“Don’t aim for success if you want it; just do what you love and believe in, and it will come naturally.”~ David Frost
How often are you asked “so, what do you do?”
I think more often than you might realize. The question comes up frequently in casual settings as well as in more professional, networking sort of situations.
Do you know how to answer?
Do you know how to reply to the question effortlessly and succinctly?
Or do you often trip over your words, stumbling to explain what you do? “I, um, well, it’s kinda hard to explain…I do this and that…AND I do some of that and this…”
Being able to talk about what you do is an important skill for any business owner. But if you’re a coach or consultant, you really need to be clear about who you work with and how you help people. And just as a quick reminder…you do NOT work with everyone (know your niche!).
I run a local, casual networking group in the San Fernando Valley for women entrepreneurs. I purposefully don’t allow for public introductions; you know, the kind where we go around the room and tell everyone what we do.
I’ve found that so few people can sum up what they do, in a way that makes sense to the listener. Let alone, say it clearly in less than 30 seconds. And because of that, I find that a lot of people get bored and tune out of the whole process. So I’ve opted to not include these round table introductions as a part of my networking dinners.
But that doesn’t mean you’re off the hook (unless you attend my Val Gal dinners, that is). You need to know how to tell people what it is you do and in particular, who you work with.
So I’m here to teach you how to quickly, easily and thoroughly, answer the question “what do you do?”
Let’s start by answering the following questions…
What is your name? When making your introduction to people, be sure to state your name slowly and clearly. In fact, I suggest repeating your first name before rushing right into your full name. You might also want to state the name of your business or business URL “Hi, my name is Katy. Katy Tafoya from Success for Solopreneurs.”
Who is your target market? Tell your audience who your target market is so they know if it’s them or even someone they might know. “I work with small businesses….” “I work with neo-natal nurses….” “I help work-at-home, part-time athletes…”
What problem do you solve? Explain in easy to understand terms what problems you help people solve; what pain they might be experiencing. Be specific here, this is your opportunity to speak directly to your right people. “I help/show/teach clients to reach more of their right people and make more money.”
What are they moving towards? This is where you explain how you help your clients reach the goals they’re moving towards; the so they can “…so they can have more free time.” “…so they can stop wasting their time/money on…” “…so they can take control of their…”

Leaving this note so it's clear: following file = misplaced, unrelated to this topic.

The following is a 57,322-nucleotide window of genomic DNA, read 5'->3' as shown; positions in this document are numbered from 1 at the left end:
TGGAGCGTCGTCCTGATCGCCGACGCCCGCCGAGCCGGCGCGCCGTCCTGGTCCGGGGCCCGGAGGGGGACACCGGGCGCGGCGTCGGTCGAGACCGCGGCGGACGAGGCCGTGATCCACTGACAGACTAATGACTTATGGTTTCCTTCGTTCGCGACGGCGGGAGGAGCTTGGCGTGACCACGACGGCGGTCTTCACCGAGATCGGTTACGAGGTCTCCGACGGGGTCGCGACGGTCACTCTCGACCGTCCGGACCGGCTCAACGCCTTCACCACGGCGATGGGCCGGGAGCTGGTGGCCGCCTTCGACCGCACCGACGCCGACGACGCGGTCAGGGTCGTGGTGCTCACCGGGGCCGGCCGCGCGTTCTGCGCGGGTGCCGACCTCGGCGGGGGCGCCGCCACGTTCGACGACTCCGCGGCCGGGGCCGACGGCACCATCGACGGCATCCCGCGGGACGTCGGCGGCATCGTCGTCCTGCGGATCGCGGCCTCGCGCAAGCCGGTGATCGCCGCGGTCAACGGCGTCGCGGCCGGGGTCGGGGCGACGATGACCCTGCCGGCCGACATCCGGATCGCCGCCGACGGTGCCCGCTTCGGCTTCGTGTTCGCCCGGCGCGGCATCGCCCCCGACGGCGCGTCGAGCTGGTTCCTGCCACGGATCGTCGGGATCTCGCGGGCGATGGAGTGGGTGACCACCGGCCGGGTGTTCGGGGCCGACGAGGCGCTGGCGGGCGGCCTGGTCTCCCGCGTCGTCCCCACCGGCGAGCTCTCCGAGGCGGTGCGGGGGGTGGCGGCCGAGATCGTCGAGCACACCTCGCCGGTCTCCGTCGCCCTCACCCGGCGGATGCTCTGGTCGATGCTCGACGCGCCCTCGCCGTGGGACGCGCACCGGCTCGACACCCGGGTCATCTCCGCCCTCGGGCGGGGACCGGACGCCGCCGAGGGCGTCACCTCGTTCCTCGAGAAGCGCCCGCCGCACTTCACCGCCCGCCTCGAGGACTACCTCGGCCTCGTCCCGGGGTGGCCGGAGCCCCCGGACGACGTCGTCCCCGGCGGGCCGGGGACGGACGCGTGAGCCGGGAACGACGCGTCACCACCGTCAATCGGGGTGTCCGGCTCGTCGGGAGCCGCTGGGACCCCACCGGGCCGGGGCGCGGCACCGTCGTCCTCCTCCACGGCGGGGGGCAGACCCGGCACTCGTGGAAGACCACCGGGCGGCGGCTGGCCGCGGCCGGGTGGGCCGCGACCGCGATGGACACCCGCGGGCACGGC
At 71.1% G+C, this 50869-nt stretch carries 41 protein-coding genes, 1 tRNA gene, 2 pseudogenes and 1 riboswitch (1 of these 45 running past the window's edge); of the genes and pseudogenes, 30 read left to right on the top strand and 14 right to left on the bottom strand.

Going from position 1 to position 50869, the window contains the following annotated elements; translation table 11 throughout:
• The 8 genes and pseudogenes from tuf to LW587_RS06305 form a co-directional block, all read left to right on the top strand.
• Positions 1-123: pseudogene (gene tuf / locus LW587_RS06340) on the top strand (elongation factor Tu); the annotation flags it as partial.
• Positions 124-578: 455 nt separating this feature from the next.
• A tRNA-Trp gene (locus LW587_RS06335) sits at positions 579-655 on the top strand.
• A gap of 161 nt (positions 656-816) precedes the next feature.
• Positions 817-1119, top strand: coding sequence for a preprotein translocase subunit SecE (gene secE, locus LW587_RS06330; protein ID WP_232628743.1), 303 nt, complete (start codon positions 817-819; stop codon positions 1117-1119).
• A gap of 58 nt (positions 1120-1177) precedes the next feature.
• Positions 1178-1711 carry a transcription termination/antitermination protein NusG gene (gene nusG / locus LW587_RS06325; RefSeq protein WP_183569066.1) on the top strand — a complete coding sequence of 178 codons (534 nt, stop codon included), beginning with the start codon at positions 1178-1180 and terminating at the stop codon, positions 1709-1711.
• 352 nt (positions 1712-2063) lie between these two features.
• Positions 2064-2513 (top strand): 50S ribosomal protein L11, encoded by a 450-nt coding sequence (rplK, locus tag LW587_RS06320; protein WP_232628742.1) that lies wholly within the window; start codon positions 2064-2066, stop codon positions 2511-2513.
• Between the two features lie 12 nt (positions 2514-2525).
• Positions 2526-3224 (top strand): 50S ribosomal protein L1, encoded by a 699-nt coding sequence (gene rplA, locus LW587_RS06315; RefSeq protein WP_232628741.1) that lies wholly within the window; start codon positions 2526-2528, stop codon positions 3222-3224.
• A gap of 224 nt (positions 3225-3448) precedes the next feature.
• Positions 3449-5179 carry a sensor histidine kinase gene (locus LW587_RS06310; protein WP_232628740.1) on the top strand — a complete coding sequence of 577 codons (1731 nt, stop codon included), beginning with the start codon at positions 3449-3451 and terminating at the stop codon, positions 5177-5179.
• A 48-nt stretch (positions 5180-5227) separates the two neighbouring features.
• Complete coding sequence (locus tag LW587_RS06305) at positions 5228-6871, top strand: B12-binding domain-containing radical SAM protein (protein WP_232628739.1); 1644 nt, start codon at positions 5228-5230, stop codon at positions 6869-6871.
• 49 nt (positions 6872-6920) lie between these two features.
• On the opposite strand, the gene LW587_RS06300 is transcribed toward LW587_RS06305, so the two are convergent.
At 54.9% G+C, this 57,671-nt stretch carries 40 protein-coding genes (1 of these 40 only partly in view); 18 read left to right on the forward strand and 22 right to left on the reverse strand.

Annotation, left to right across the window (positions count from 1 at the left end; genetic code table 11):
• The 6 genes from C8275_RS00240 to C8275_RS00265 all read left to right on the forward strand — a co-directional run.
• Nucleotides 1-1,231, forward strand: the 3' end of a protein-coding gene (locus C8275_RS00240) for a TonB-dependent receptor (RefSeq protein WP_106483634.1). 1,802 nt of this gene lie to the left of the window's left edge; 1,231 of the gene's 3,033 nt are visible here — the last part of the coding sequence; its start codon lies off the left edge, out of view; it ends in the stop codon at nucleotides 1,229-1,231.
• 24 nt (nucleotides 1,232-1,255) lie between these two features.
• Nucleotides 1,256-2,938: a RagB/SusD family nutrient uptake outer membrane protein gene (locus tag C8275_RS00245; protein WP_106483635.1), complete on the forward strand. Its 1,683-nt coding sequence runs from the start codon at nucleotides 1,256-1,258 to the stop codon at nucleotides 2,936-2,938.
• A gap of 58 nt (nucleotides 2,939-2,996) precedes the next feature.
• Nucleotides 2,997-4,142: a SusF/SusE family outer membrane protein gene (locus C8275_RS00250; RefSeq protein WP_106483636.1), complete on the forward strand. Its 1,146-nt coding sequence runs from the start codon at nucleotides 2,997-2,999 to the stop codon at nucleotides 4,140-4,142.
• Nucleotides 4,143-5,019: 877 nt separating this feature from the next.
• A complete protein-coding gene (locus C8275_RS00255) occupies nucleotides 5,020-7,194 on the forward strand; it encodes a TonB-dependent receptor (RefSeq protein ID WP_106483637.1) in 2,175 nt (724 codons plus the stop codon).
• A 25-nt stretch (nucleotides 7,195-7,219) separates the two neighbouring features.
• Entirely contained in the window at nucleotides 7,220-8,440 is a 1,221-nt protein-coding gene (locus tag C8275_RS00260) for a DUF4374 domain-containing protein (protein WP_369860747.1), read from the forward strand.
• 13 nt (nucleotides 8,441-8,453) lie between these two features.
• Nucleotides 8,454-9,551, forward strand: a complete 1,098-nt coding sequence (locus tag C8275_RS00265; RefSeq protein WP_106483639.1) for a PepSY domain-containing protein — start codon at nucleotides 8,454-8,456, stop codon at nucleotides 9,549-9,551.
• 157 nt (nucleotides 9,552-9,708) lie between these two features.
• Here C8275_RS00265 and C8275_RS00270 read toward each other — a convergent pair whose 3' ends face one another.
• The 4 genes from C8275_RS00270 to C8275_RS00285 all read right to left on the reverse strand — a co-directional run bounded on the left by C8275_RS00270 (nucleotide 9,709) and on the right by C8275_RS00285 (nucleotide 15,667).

BONUS: If time allows or if you’re in a one-on-one conversation, close out by asking for what you need. If you’re looking for new clients…ask. If you’re looking for speaking opportunities…ask. If you’re in need of a new bank, insurance agent, emailing client, etc…ask. “If you know anyone that might benefit from working with me, please let me know.” “I’m looking for opportunities to speak to groups about how massage helps to alleviate stress.” This is also a great way to recap what it is you do “So, do you know anyone who needs someone to…”
Now sit down for 10-15 minutes and write out a couple sentences that answer all these questions. Then compile it all into one, easy to remember sentence.
“I am a chiropractor that works with stay at home entrepreneurs to help eradicate lower back pain so they can move about more freely and lose less time and energy due to pain or discomfort.”
“I work with small business owners to teach them how to reach more clients so that they can make more money using YellowPage advertising.”
“I teach work-at-home entrepreneurs how to create systems so that they can get more done in less time and focus on their money making tasks, not their day to day, operational tasks.”
“I show new moms how to use massage to soothe their newborns so that both the mother and the child sleep more soundly.”
Once you’ve come up with your simple, easy to remember sentence practice saying it aloud for 5 or so minutes a couple times a week. The goal here is to get to the point where you don’t even have to think about what it is you do and where your sentence rolls easily off your tongue.
After practicing your new statement for a while, you’ll find that you’ll no longer be stuck stammering or stuttering the next time someone asks “so tell me, what do you do?”
Talk about feeling powerful and confident!
So tell me, what do you do? Leave a comment below, I’d love to know.